An opportunity cost is the loss of possible gain from other alternatives when one is chosen, a trade-off is the course of action given up to perform the preferred plan of action (or campaign or attack).
the opportunity cost is the most desirable trade-off
A trade off is the reasoning that we are loosing something else whenever we choose something, for example if you decide to eat a sub for lunch, you loose the opportunity of having pizza for lunch, the opportunity cost is when from the trade off you get the best option possible, like winning the trade off. That is why the correct option would be: the opportunity cost is the most desirable trade-off
The opportunity cost is the most desirable trade-off.
Explanation: Trade-offs refer to the choosing decisions that an individual faces when choosing between two-goods or making any other economic decision. For instance, a graduate may face a trade-off between choosing a job or starting up his own business.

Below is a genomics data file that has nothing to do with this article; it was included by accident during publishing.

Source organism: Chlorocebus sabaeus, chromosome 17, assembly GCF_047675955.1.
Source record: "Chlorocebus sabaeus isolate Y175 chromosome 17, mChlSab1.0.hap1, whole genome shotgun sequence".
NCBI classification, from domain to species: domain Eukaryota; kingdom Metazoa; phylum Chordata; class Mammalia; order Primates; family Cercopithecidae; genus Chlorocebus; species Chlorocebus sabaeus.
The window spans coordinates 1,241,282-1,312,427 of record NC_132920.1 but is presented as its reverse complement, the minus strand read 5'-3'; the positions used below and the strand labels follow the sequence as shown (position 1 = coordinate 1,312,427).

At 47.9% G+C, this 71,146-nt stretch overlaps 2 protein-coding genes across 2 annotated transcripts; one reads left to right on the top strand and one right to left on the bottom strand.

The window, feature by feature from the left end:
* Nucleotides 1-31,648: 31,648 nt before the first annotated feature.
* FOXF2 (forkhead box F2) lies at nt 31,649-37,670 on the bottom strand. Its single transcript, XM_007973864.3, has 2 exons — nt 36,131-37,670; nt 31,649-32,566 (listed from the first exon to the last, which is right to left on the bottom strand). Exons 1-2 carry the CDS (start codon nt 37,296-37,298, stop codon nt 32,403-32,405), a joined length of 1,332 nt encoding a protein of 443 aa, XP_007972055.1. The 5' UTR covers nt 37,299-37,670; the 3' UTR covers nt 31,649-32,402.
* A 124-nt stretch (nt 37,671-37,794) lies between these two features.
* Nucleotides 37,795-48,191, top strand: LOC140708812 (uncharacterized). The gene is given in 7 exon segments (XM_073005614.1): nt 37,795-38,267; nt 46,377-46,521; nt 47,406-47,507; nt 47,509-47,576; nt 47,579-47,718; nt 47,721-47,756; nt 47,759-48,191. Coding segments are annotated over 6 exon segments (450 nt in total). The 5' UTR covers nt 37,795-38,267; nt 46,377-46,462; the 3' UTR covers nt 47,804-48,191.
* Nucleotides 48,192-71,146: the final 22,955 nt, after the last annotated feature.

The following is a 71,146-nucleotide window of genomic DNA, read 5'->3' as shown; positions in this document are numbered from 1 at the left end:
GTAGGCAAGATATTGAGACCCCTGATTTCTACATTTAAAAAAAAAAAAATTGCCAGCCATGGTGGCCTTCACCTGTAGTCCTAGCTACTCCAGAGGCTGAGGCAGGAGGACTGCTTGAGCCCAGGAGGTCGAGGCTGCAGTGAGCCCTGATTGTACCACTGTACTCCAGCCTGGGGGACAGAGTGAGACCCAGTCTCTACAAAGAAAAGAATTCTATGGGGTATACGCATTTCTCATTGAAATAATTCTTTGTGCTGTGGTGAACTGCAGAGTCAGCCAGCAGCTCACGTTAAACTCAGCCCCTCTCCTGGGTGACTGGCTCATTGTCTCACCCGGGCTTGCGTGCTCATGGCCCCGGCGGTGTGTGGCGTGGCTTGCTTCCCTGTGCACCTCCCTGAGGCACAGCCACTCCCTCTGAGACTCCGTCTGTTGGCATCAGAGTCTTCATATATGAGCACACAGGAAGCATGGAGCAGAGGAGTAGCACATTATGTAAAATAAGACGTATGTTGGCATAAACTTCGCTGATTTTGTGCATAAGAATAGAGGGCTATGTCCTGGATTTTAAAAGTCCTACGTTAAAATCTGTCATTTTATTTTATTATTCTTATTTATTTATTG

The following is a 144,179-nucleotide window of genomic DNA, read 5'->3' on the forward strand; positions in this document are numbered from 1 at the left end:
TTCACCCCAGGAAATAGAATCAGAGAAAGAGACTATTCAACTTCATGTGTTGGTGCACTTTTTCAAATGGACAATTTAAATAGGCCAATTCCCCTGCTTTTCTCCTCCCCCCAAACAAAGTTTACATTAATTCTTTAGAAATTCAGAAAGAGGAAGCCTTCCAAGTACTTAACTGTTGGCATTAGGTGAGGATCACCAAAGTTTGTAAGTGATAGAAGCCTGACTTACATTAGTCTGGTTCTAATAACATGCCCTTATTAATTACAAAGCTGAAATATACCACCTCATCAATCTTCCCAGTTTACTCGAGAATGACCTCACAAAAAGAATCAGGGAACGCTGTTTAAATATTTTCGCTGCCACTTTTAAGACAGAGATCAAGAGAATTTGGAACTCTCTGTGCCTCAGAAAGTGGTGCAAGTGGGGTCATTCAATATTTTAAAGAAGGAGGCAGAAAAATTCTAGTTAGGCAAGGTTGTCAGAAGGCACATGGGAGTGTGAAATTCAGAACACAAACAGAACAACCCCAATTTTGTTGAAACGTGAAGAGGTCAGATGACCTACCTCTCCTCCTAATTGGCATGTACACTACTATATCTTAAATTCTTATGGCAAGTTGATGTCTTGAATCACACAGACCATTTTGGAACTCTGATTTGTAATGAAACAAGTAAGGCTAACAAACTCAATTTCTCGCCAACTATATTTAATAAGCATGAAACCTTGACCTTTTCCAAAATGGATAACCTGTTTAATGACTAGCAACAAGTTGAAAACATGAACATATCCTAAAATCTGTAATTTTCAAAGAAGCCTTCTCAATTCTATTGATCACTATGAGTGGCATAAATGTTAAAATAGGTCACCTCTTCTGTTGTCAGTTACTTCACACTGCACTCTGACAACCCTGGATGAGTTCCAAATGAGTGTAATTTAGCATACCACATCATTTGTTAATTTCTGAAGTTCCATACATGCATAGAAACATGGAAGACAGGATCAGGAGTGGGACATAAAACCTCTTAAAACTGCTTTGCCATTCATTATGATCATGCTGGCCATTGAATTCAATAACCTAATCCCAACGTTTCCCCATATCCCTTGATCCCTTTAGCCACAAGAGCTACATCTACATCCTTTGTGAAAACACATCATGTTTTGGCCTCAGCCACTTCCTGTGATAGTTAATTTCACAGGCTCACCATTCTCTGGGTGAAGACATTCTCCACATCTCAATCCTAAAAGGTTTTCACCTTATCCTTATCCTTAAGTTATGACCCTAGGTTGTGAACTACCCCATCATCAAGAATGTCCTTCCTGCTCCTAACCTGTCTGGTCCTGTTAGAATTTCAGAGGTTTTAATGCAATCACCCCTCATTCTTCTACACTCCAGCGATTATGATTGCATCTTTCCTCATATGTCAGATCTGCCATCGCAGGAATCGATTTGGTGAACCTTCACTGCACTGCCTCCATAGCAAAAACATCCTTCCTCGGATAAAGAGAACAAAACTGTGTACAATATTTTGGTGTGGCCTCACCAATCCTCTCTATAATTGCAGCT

While, opportunity cost is simply the cost of the lost alternative. For example, if the graduate chooses to start a business then his opportunity cost is the salary foregone from going for a job.
Thus, when deciding on which option to choose (trade-off) we always look at the option which has a lower opportunity cost. So we can say that they are the most desirable trade-offs.
The opportunity cost or alternative cost designates the cost of investing the available resources at the expense of the best alternative investment available, or also the value of the best option not made. The opportunity cost of an investment is the value discarded due to the realization of the same or also the cost of not realizing the investment. It is measured by the expected profitability of the funds invested in the project (or the allocation of the immobilization to other utilities, for example, the rent of a land that we have at our disposal or, for example, the dedication of these funds to the purchase of guaranteed public debt, yield and collection). This criterion is one of those used in investment elections. In principle, the return is at least equal to the opportunity cost.